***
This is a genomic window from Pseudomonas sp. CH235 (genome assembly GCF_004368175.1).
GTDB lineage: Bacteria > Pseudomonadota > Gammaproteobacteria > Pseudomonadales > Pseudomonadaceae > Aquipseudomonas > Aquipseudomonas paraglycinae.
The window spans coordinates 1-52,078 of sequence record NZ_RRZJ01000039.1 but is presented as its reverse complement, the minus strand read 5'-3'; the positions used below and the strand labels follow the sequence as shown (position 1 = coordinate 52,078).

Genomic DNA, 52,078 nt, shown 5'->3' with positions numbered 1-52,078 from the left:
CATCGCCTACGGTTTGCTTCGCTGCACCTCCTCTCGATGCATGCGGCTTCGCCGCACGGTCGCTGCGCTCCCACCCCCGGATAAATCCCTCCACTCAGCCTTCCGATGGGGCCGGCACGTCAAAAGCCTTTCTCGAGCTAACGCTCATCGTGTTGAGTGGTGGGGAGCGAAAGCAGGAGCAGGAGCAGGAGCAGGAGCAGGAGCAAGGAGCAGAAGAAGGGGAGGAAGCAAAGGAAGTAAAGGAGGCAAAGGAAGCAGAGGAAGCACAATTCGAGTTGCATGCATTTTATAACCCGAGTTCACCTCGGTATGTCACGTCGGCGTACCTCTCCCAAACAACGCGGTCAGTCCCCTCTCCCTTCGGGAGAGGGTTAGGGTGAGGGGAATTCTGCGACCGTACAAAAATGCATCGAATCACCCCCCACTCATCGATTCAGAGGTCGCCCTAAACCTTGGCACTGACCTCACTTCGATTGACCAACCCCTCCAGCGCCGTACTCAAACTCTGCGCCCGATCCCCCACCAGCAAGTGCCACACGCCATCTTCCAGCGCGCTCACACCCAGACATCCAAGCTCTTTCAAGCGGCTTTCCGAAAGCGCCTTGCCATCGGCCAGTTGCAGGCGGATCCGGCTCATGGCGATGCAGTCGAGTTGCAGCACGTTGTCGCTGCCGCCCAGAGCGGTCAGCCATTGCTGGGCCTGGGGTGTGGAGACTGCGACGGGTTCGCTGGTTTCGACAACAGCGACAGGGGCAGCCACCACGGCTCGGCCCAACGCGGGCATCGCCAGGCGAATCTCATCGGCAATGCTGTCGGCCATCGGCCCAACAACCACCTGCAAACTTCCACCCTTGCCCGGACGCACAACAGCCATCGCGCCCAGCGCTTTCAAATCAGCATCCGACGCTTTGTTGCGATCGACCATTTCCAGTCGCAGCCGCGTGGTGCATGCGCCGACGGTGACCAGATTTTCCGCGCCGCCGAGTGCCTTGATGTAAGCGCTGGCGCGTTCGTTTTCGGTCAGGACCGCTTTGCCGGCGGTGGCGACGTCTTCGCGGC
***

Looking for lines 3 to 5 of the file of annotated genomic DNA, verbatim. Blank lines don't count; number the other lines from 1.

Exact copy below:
The window spans coordinates 1-52,078 of sequence record NZ_RRZJ01000039.1 but is presented as its reverse complement, the minus strand read 5'-3'; the positions used below and the strand labels follow the sequence as shown (position 1 = coordinate 52,078).

Genomic DNA, 52,078 nt, shown 5'->3' with positions numbered 1-52,078 from the left:
CATCGCCTACGGTTTGCTTCGCTGCACCTCCTCTCGATGCATGCGGCTTCGCCGCACGGTCGCTGCGCTCCCACCCCCGGATAAATCCCTCCACTCAGCCTTCCGATGGGGCCGGCACGTCAAAAGCCTTTCTCGAGCTAACGCTCATCGTGTTGAGTGGTGGGGAGCGAAAGCAGGAGCAGGAGCAGGAGCAGGAGCAGGAGCAAGGAGCAGAAGAAGGGGAGGAAGCAAAGGAAGTAAAGGAGGCAAAGGAAGCAGAGGAAGCACAATTCGAGTTGCATGCATTTTATAACCCGAGTTCACCTCGGTATGTCACGTCGGCGTACCTCTCCCAAACAACGCGGTCAGTCCCCTCTCCCTTCGGGAGAGGGTTAGGGTGAGGGGAATTCTGCGACCGTACAAAAATGCATCGAATCACCCCCCACTCATCGATTCAGAGGTCGCCCTAAACCTTGGCACTGACCTCACTTCGATTGACCAACCCCTCCAGCGCCGTACTCAAACTCTGCGCCCGATCCCCCACCAGCAAGTGCCACACGCCATCTTCCAGCGCGCTCACACCCAGACATCCAAGCTCTTTCAAGCGGCTTTCCGAAAGCGCCTTGCCATCGGCCAGTTGCAGGCGGATCCGGCTCATGGCGATGCAGTCGAGTTGCAGCACGTTGTCGCTGCCGCCCAGAGCGGTCAGCCATTGCTGGGCCTGGGGTGTGGAGACTGCGACGGGTTCGCTGGTTTCGACAACAGCGACAGGGGCAGCCACCACGGCTCGGCCCAACGCGGGCATCGCCAGGCGAATCTCATCGGCAATGCTGTCGGCCATCGGCCCAACAACCACCTGCAAACTTCCACCCTTGCCCGGACGCACAACAGCCATCGCGCCCAGCGCTTTCAAATCAGCATCCGACGCTTTGTTGCGATCGACCATTTCCAGTCGCAGCCGCGTGGTGCATGCGCCGACGGTGACCAGATTTTCCGCGCCGCCGAGTGCCTTGATGTAAGCGCTGGCGCGTTCGTTTTCGGTCAGGACCGCTTTGCCGGCGGTGGCGACGTCTTCGCGGC